November 11, 2022
In a split decision, the Court of Appeal, First Appellate District, Division One, held that a premises liability claim asserted by a contractor against a property owner was not subject to the limitations of the Privette doctrine, which generally precludes personal injury claims against property owners asserted by contractors and their employees who are injured during the performance of the contractor’s work. (Privette v. Superior Court (1993) 5 Cal.4th 689.)
The majority concluded that because the contractor was hired by a tenant rather than the lessor/property owner, the premises liability claim against the lessor asserted by the contractor—who fell through a portion of the roof of the leased premises while removing an exterior sign for the tenant—was not subject to Privette’s limitations.
A dissenting opinion concludes that the majority opinion’s refusal to apply the Privette doctrine to the contractor’s claim is contrary to the policy considerations discussed in two recent Supreme Court decisions applying the Privette doctrine, Sandoval v. Qualcomm Incorporated (2021) 12 Cal.5th 256 and Gonzalez v. Mathis (2021) 12 Cal.5th 29.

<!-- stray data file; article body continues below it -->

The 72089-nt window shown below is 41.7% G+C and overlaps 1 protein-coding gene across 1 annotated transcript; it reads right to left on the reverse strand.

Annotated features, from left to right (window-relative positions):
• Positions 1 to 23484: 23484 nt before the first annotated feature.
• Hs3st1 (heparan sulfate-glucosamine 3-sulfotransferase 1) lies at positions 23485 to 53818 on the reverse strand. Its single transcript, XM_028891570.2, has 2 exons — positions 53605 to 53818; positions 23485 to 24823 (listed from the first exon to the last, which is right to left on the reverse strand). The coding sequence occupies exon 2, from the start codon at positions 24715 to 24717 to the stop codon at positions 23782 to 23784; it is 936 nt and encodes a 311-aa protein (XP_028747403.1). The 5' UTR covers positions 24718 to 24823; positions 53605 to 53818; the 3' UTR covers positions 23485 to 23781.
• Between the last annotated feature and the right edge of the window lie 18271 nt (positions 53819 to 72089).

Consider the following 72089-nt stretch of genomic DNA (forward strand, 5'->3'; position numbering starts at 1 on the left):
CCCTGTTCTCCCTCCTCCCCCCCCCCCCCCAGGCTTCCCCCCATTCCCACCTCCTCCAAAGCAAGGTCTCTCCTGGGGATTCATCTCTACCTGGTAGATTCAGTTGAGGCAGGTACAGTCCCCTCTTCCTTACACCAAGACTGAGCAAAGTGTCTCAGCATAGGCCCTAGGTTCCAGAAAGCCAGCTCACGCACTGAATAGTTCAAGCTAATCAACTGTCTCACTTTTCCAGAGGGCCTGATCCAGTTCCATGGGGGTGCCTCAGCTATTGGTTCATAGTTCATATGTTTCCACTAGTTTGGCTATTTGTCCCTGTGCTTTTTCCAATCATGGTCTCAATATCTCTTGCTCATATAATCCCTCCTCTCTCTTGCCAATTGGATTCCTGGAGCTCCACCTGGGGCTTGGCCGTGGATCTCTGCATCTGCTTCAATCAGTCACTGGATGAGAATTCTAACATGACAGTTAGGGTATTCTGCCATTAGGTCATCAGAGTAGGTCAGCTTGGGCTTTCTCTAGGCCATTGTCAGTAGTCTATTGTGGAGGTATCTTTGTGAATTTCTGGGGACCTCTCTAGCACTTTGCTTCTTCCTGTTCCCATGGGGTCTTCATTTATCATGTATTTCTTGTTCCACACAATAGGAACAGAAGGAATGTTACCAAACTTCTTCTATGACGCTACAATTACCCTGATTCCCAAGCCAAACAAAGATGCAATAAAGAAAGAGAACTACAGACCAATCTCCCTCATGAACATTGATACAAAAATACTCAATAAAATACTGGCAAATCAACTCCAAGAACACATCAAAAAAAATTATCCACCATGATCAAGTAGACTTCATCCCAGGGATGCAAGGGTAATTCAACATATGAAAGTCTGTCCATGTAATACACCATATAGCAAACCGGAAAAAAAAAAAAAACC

Those decisions reaffirmed that anyone who retains a contractor is presumed to have delegated to the contractor a duty to ensure that the contract work is performed in a safe manner. The dissent concluded that Privette’s presumptive delegation rule applied to the contractor’s premises liability claim against the defendant lessor even though it was the lessee who retained the contractor to conduct the work on the leased premises. Thus “it [was] up to the independent contractor to make a reasonable inspection of the portions of the property” where the work was to be performed “and either take precautions in light of those conditions or elect not to do the work.”